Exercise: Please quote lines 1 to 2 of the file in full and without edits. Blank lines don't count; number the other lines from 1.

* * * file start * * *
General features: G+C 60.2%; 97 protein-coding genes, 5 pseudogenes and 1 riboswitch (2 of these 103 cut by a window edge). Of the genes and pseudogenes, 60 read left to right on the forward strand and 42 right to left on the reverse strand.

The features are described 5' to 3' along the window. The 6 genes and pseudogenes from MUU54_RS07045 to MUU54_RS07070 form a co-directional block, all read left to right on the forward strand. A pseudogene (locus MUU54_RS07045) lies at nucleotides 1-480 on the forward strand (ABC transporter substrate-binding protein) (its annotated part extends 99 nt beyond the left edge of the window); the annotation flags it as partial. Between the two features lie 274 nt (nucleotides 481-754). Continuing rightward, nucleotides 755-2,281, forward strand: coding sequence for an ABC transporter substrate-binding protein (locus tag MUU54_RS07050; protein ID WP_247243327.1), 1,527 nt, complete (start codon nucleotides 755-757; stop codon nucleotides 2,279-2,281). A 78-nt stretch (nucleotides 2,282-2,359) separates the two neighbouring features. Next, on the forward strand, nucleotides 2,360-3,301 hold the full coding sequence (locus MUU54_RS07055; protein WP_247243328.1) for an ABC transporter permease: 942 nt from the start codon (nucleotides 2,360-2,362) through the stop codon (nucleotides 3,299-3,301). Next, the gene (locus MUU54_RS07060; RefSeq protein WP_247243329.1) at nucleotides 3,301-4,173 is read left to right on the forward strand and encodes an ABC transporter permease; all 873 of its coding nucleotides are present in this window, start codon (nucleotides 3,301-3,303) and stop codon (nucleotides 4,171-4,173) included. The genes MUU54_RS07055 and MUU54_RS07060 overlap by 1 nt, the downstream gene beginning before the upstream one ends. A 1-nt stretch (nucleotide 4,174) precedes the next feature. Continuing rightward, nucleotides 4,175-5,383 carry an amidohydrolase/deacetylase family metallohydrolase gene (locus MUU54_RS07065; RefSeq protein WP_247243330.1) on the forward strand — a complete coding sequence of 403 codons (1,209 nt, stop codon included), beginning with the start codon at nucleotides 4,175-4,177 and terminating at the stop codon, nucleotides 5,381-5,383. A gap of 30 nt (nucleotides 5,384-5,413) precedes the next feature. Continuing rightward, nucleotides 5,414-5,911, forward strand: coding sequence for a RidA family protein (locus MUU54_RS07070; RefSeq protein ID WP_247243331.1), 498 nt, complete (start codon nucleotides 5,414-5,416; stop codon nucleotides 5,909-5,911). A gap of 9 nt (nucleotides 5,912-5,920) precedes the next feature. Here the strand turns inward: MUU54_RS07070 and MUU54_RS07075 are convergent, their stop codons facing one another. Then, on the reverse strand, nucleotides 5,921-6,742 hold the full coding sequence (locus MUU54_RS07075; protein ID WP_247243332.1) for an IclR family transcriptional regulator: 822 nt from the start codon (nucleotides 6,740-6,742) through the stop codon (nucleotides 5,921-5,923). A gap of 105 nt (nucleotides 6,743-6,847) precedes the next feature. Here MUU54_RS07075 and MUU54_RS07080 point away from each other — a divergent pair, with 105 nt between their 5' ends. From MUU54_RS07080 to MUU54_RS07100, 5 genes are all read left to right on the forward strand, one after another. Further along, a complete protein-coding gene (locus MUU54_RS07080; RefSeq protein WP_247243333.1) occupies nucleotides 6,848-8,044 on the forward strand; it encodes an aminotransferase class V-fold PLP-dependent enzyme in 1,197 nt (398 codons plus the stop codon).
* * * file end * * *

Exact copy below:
General features: G+C 60.2%; 97 protein-coding genes, 5 pseudogenes and 1 riboswitch (2 of these 103 cut by a window edge). Of the genes and pseudogenes, 60 read left to right on the forward strand and 42 right to left on the reverse strand.

The features are described 5' to 3' along the window. The 6 genes and pseudogenes from MUU54_RS07045 to MUU54_RS07070 form a co-directional block, all read left to right on the forward strand. A pseudogene (locus MUU54_RS07045) lies at nucleotides 1-480 on the forward strand (ABC transporter substrate-binding protein) (its annotated part extends 99 nt beyond the left edge of the window); the annotation flags it as partial. Between the two features lie 274 nt (nucleotides 481-754). Continuing rightward, nucleotides 755-2,281, forward strand: coding sequence for an ABC transporter substrate-binding protein (locus tag MUU54_RS07050; protein ID WP_247243327.1), 1,527 nt, complete (start codon nucleotides 755-757; stop codon nucleotides 2,279-2,281). A 78-nt stretch (nucleotides 2,282-2,359) separates the two neighbouring features. Next, on the forward strand, nucleotides 2,360-3,301 hold the full coding sequence (locus MUU54_RS07055; protein WP_247243328.1) for an ABC transporter permease: 942 nt from the start codon (nucleotides 2,360-2,362) through the stop codon (nucleotides 3,299-3,301). Next, the gene (locus MUU54_RS07060; RefSeq protein WP_247243329.1) at nucleotides 3,301-4,173 is read left to right on the forward strand and encodes an ABC transporter permease; all 873 of its coding nucleotides are present in this window, start codon (nucleotides 3,301-3,303) and stop codon (nucleotides 4,171-4,173) included. The genes MUU54_RS07055 and MUU54_RS07060 overlap by 1 nt, the downstream gene beginning before the upstream one ends. A 1-nt stretch (nucleotide 4,174) precedes the next feature. Continuing rightward, nucleotides 4,175-5,383 carry an amidohydrolase/deacetylase family metallohydrolase gene (locus MUU54_RS07065; RefSeq protein WP_247243330.1) on the forward strand — a complete coding sequence of 403 codons (1,209 nt, stop codon included), beginning with the start codon at nucleotides 4,175-4,177 and terminating at the stop codon, nucleotides 5,381-5,383. A gap of 30 nt (nucleotides 5,384-5,413) precedes the next feature. Continuing rightward, nucleotides 5,414-5,911, forward strand: coding sequence for a RidA family protein (locus MUU54_RS07070; RefSeq protein ID WP_247243331.1), 498 nt, complete (start codon nucleotides 5,414-5,416; stop codon nucleotides 5,909-5,911). A gap of 9 nt (nucleotides 5,912-5,920) precedes the next feature. Here the strand turns inward: MUU54_RS07070 and MUU54_RS07075 are convergent, their stop codons facing one another. Then, on the reverse strand, nucleotides 5,921-6,742 hold the full coding sequence (locus MUU54_RS07075; protein ID WP_247243332.1) for an IclR family transcriptional regulator: 822 nt from the start codon (nucleotides 6,740-6,742) through the stop codon (nucleotides 5,921-5,923). A gap of 105 nt (nucleotides 6,743-6,847) precedes the next feature. Here MUU54_RS07075 and MUU54_RS07080 point away from each other — a divergent pair, with 105 nt between their 5' ends. From MUU54_RS07080 to MUU54_RS07100, 5 genes are all read left to right on the forward strand, one after another. Further along, a complete protein-coding gene (locus MUU54_RS07080; RefSeq protein WP_247243333.1) occupies nucleotides 6,848-8,044 on the forward strand; it encodes an aminotransferase class V-fold PLP-dependent enzyme in 1,197 nt (398 codons plus the stop codon).